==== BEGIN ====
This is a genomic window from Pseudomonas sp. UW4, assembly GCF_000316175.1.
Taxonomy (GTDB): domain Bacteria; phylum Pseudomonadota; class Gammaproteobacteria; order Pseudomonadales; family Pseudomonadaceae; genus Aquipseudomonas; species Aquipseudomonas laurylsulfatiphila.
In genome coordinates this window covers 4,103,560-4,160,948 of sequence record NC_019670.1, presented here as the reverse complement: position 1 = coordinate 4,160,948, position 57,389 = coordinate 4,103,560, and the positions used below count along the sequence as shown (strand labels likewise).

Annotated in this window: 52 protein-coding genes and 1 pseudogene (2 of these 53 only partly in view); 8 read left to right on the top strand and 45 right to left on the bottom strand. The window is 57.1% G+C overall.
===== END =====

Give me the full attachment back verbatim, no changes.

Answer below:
This is a genomic window from Pseudomonas sp. UW4, assembly GCF_000316175.1.
Taxonomy (GTDB): domain Bacteria; phylum Pseudomonadota; class Gammaproteobacteria; order Pseudomonadales; family Pseudomonadaceae; genus Aquipseudomonas; species Aquipseudomonas laurylsulfatiphila.
In genome coordinates this window covers 4,103,560-4,160,948 of sequence record NC_019670.1, presented here as the reverse complement: position 1 = coordinate 4,160,948, position 57,389 = coordinate 4,103,560, and the positions used below count along the sequence as shown (strand labels likewise).

Annotated in this window: 52 protein-coding genes and 1 pseudogene (2 of these 53 only partly in view); 8 read left to right on the top strand and 45 right to left on the bottom strand. The window is 57.1% G+C overall.